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Relationship between Cattell-Horn-Carroll (CHC) cognitive abilities and early academic abilities in preschool children Merkel, Carla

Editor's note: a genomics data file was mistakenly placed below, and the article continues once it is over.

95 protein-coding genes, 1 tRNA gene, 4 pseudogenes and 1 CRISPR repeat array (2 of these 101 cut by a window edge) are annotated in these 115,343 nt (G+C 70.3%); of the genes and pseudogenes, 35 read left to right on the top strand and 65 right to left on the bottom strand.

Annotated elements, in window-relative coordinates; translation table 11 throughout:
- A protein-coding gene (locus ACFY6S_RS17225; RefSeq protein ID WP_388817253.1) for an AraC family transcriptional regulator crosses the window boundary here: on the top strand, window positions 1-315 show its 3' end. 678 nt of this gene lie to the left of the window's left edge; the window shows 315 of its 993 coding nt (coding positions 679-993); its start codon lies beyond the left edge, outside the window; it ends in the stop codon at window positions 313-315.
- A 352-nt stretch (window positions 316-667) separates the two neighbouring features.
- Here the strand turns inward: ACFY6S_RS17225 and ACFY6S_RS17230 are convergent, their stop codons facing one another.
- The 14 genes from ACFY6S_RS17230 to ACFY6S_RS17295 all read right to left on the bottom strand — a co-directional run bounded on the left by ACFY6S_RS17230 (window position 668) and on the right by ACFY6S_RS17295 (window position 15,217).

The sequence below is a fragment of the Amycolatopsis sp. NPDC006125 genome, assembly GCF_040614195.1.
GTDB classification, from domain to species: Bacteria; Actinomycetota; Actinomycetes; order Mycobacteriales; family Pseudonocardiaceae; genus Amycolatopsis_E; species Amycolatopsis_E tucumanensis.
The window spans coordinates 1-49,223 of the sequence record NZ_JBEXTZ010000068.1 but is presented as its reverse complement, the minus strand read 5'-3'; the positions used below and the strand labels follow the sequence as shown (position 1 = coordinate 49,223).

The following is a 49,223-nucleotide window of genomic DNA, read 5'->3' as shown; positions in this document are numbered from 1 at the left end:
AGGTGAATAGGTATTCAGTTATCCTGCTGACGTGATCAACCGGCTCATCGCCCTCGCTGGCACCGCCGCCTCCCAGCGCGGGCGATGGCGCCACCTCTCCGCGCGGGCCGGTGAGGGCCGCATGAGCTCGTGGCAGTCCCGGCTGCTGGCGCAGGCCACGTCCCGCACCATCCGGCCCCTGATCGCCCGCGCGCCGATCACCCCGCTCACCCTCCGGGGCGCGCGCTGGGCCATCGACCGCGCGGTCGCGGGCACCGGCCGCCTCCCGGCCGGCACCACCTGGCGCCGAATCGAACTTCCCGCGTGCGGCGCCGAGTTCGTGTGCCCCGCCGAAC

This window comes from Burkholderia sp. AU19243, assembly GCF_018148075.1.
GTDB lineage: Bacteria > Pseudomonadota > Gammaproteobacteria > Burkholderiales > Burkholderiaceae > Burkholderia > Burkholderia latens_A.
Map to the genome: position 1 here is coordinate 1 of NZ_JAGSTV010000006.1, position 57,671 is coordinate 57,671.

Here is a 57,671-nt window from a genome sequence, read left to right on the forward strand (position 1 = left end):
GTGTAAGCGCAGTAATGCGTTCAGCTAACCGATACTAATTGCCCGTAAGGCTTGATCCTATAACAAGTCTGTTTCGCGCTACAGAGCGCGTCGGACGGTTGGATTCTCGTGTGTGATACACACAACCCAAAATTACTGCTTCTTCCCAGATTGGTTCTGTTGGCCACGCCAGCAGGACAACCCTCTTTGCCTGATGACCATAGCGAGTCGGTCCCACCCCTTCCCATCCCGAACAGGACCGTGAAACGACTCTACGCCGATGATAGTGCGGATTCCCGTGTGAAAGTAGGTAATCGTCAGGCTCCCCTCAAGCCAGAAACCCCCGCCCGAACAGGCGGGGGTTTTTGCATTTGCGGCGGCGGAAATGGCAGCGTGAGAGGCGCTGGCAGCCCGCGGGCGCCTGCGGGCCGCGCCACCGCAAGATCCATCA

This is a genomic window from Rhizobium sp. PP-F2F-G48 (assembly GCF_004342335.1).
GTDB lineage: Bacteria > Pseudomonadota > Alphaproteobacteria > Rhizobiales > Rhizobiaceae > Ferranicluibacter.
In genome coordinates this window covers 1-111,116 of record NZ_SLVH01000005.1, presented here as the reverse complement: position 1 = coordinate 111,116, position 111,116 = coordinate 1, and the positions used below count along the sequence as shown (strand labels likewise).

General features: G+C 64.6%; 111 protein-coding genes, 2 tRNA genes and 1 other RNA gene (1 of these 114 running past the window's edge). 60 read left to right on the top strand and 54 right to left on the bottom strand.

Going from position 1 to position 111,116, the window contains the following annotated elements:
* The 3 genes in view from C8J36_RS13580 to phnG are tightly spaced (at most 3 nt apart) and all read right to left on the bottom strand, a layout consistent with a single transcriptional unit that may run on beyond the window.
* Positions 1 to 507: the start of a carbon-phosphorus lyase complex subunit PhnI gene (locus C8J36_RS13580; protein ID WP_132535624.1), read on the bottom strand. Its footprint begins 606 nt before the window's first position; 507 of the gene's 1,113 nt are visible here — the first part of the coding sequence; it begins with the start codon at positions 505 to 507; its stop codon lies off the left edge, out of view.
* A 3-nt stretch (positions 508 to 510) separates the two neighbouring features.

Interest in the assessment of preschool children has grown considerably over the past few decades due to federal legislation in special education in the US, national goals on early school preparedness in both the US and Canada, and research on the importance of early preschool - experiences. This increase of interest in early assessment has lead to a need for evaluation of cognitive factors important to understanding early academic achievement in young children. Previous research exploring the role of specific cognitive abilities in academic performance or achievement has historically focused on school-age and adult populations, and has neglected to consider early academic abilities in preschool children, despite the recognized importance of the use of intelligence tests with this population. The purpose of this study was to explore the relationship between cognitive abilities as defined by the Cattell-Horn-Carroll (CHC) theory and early academic abilities in preschool age children using the Woodcock-Johnson - Third Edition Tests of Cognitive Abilities (WJ III COG), Tests of Achievement (WJ III ACH), and Diagnostic Supplement (WJ III DS) (Woodcock, McGrew, and Mather, 2001). Participants included 179 children, ages 3 years, 0 months to 6 years, 3 months. Pearson correlations were used to examine the relationships between the overall General Intellectual Ability (GIA) scores from the WJ III COG and DS, and the achievement clusters from the WJ III ACH. Additionally, individual stepwise regression equations were used to determine the cognitive abilities most important for early academic achievement in preschool-age children. The GIA - Early Development score demonstrated overall higher correlations with the achievement clusters than the GIA Standard and GIA Extended scores, providing support for the use of the GIA - Early Development score as an appropriate measure of general intellectual functioning for preschool children. Individual regression equations revealed that Comprehension-Knowledge, Processing Speed, Fluid Reasoning, and memory abilities were identified most consistently as important predictors of the WJ III ACH clusters: Pre-Academic Skills (Std), Pre-Academic Skills and Knowledge (Ext), Basic Reading Skills, Basic Writing Skills, and Math Reasoning. Limitations of the study, contributions to the field, and future avenues for research are discussed.

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